Awanle Ayiboro Hawa Ali
Awanle Ayiboro Hawa Ali (Ghanaian, b. 1997) is a visual artist who is focused on creating art based on the experiences of the African woman in a patriarchal society.
My work for the past 4 years has found me continually exploring aspects of life that are often hidden or misrepresented in the society that we live in. I explore personal experiences and the lives of the average woman, and in some cases, the conservative Muslim woman in Ghana or around the world who gets lost in thought, dreaming of the day she would not be looked at as incapable of accomplishing goals and aspirations. I capture the soul of the dreamer, of the woman who refuses to be held back by walls of unrealistic expectations, of the woman who seeks beyond the wall. I focus on the topics society talks about, but has minimum or no control over, an example being the patriarchal systems in my society. My feelings are evoked, and emotions of pain and sadness are shown through the subjects I paint. My desire to live beyond the expectations set on women drives my choice of colors. My current body of work is about liberation of women, and I tackle employment, emancipation, and independence of women. I paint my subjects in suits, and other clothing. Suits have always been in the male dominion and wearing a suit regardless of gender entails a certain degree of class. Suits are very much centered in my work because metaphorically, suits represent empowerment, and I am all about that. Affirming the root of feminine power within myself through this body of work permeates everything I do as a woman, an artist, and everything I represent. My body of work examines and questions gender roles and the portrayal of women in popular culture.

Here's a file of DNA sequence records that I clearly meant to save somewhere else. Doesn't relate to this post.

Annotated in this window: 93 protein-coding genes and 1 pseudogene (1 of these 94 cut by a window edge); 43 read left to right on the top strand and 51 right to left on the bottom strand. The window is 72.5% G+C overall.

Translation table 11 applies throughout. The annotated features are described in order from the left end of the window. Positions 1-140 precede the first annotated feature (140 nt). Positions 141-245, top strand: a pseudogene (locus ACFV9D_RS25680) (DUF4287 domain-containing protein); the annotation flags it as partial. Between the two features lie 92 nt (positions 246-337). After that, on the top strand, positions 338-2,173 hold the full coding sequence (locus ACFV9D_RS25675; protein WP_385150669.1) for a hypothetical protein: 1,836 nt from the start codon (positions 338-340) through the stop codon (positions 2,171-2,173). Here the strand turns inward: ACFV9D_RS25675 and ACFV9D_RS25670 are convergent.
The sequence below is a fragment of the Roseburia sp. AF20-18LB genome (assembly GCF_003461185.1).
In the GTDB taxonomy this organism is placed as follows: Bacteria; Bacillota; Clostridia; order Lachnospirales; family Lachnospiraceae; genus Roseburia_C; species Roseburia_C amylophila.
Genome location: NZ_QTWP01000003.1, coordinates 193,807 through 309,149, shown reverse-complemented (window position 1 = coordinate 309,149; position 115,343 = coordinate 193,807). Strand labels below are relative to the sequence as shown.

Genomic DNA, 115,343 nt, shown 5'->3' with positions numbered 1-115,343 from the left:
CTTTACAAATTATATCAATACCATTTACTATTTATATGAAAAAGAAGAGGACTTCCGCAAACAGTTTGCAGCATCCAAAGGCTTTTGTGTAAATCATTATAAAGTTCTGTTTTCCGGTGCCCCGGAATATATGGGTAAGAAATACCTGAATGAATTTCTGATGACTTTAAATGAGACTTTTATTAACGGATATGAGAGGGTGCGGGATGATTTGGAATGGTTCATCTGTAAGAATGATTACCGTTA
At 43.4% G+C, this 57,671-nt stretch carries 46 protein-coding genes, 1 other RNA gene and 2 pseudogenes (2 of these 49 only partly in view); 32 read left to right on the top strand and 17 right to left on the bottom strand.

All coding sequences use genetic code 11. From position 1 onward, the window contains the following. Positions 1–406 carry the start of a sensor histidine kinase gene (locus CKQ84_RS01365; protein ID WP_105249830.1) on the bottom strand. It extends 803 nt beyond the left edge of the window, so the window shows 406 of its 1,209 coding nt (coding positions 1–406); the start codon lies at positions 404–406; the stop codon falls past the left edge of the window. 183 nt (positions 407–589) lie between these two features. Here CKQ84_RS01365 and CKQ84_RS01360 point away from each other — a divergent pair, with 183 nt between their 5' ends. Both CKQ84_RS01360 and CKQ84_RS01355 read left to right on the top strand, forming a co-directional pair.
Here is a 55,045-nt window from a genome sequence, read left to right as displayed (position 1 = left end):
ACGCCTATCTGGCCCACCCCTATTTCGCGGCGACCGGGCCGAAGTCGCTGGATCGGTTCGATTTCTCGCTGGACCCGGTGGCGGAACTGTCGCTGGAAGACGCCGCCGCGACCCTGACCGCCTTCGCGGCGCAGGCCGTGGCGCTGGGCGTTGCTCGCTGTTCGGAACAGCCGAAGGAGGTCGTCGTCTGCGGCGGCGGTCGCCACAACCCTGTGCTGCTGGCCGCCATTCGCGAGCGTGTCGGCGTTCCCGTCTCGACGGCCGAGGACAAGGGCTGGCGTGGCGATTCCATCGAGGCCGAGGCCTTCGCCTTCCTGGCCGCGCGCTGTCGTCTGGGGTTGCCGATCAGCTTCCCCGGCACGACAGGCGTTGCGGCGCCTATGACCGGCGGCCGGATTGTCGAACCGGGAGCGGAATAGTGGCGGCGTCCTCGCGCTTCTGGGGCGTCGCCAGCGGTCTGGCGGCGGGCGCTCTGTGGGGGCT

As an artist, I believe strongly in the role of imagination and the importance of standing for what is right, and I portray this through my work. Just like the color of the oceans and seas, I apply navy blue and multiple shades of blue on the skin of my subjects, symbolizing freedom from all limitations, abuse, and the controlled lives of all women. Blue also depicts royalty in the northern Ghanaian community. My emotions allow me to paint a range of postures, hand, and finger expressions, which communicate a series of questions and thoughts that go through my mind daily. I want my audience to be able to interpret what they see and feel by relating with everyday sitting and standing positions in our everyday lives, especially when we are lost in thought, at a standstill, not having a single memory of how we ended up lost, daydreaming, questioning the universe I apply acrylic paint in creating my art. I sometimes portray powerful, inspirational women who keep defying all odds to be successful in their various fields. I say a little prayer after completing every work of art, hoping to impact society by helping women like me. Right now, more than ever, it is time for women to take a step forward and focus on leadership in their communities and beyond, and I aspire to contribute greatly to this change.
GROUP PROJECTS AND EXHIBITIONS
2022 Reflections of Her- Mitochondria Gallery- Houston, Texas
2022 Birds of a Feather – Phillips x Artemartis – London, UK.
2022 Ties That Bind Us – The Cowrie Culture – Accra, Ghana.
2021 Emergeast Gallery – Dubai. UAE.
2020 Worlafest, Alliance Française – Accra, Ghana.
2019 Zongo Art Project – Accra, Ghana.
2019 Chalewote Art Festival – Accra, Ghana.
2018 Chalewote Art Festival – Accra, Ghana.
2020 James Town workshop – Accra, Ghana.
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A Boss (I) (SOLD)Awanle Ayiboro Hawa Ali Read more
A Boss (II)Awanle Ayiboro Hawa Ali Read more
Me, Mum, and DaughterAwanle Ayiboro Hawa Ali Read more
Geng (II) (SOLD)Awanle Ayiboro Hawa Ali Read more